From what I’ve seen so far, Mike Colter appears to be the right choice for Cage and I can’t wait to see not only what he brings to this series, but also the one he’s staring in come 2016.
PATSY (TRISH) WALKER
First Appearance: Patsy Walker – Miss America Magazine #2 (created by Ruth Atkinson)
First Appearance: Hellcat – Avengers #144 (written by Steve Englehart and penciled by George Perez)
Here’s a character with a strange past, even for the comics world. Patsy Walker’s publication history actually pre-dates the Marvel Universe as she was created in 1944 to get Timely Comics into the teen humour genre. A blantant ripoff of Archie, Patsy is a redhead who flirts with both her boyfriend, Buzz Baxter, and his raven haired rival, Hedy Wolfe. Patsy had her own comic and spin-offs including Patsy and Hedy and Patsy and Her Pals. While not a super success in the comics world, the book managed to continue publication through the 40s and 50s and into the 60s where it would switch from teen humour to young career girl/romance adventure. The character would also get a cameo in Fantastic Four Annual #3, establishing her in Marvel continuity.
In 1976, Avengers scribe Steve Englehart would reintroduce the character to the Marvel Universe, playing that she was a t.v. star as a kid and that her exploits in her former comic were episodes from the show. She would eventually become a superheroine, taking the name Hellcat and donning a blue cat mask and yellow tights (they sure loved putting people in bright yellow costumes in the 70s, didn’t they?). While never an A-lister, Hellcat was a member of the Avengers and has been popping up in the comics ever since, most recently as a private detective in the pages of Charles Soule’s 12 issue She-Hulk series.
Patsy, going by Trish in the show, had no real connection to Jessica in the comics world so it will be interesting to see how they tie their stories together. From what we’ve seen so far, it’s obvious that she is the stand-in character for Jessica’s best friend in the comics, Carol Danvers (a.k.a. the current Captain Marvel).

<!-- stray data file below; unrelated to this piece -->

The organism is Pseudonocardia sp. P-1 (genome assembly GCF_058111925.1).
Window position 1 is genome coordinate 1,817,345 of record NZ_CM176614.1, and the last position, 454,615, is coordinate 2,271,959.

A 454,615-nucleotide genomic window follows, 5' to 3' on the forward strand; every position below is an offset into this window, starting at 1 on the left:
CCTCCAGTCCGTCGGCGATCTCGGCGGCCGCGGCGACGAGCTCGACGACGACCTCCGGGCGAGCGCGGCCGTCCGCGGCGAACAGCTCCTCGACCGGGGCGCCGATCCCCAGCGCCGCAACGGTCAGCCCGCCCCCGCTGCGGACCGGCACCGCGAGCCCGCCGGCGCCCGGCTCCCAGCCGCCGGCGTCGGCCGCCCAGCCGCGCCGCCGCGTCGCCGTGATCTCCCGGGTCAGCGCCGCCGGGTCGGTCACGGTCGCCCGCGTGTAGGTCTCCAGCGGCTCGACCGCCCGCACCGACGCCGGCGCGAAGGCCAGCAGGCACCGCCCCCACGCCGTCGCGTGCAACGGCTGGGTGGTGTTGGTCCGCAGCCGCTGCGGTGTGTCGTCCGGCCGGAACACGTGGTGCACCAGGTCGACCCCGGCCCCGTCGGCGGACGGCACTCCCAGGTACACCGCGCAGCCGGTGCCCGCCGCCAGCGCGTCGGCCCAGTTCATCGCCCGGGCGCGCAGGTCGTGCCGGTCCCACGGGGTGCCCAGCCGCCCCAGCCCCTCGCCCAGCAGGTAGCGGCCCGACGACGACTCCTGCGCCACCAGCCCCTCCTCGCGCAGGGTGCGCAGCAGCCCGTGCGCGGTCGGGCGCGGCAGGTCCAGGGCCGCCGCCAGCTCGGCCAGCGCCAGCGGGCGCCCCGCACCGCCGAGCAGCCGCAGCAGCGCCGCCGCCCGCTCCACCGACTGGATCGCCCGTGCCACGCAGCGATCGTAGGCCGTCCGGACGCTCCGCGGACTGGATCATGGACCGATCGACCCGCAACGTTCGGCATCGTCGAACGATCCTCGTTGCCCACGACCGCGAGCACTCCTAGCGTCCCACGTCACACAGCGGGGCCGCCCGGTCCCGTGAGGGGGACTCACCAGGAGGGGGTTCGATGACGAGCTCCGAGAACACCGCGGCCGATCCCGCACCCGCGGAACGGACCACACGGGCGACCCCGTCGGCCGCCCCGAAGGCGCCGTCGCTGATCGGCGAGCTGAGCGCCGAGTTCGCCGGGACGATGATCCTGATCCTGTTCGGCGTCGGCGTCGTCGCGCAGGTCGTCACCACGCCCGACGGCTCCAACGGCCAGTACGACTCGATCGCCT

First Appearance: Iron Fist #6 (Created by Chris Claremont and John Byrne)
Much like Patsy Walker, Hogarth is an interesting addition to the Jessica Jones cast. While the character on the show is being played by Carrie-Anne Moss, the character in the comics debuted as a man in the pages of Iron Fist as a longtime friend of Danny Rand’s father and executor of his estate. When Danny first appears in New York as Iron Fist, Hogarth has him followed by detectives Misty Knight and Colleen Wing to verify his identity and find out what he’s up to. Jeryn eventually became friends with Danny and has aided him on many endeavors including the running of Rand Industries and the day-to-day operations of Heroes for Hire (co-run by Iron Fist and it’s founder Luke Cage).
Jeryn has always been a stand up guy and trusted friend of Danny’s, even standing up for him during Marvel’s Civil War. He stopped Iron Man from arresting him under the superhuman registration act, stating that Danny’s iron fist was already a registered lethal weapon in the U.S.
From what I can tell, it looks like the take they’re going with here is that Jerry Hogarth is a lawyer through and through. She’s smart and cunning and you’re not sure if you can trust her. Should keep Jessica on her toes.
So that’s my take on the characters. Hopefully this sheds some light for any Marvel comics noobs out there looking for a bit more backstory going in. Jessica Jones is an interesting cat all on her own, but with these rich characters backing her up, there should be plenty of great stories to tell.
Marvel’s Jessica Jones debuts on Netflix on November 20th.
If you’re gonna geek out, GEEK HARD!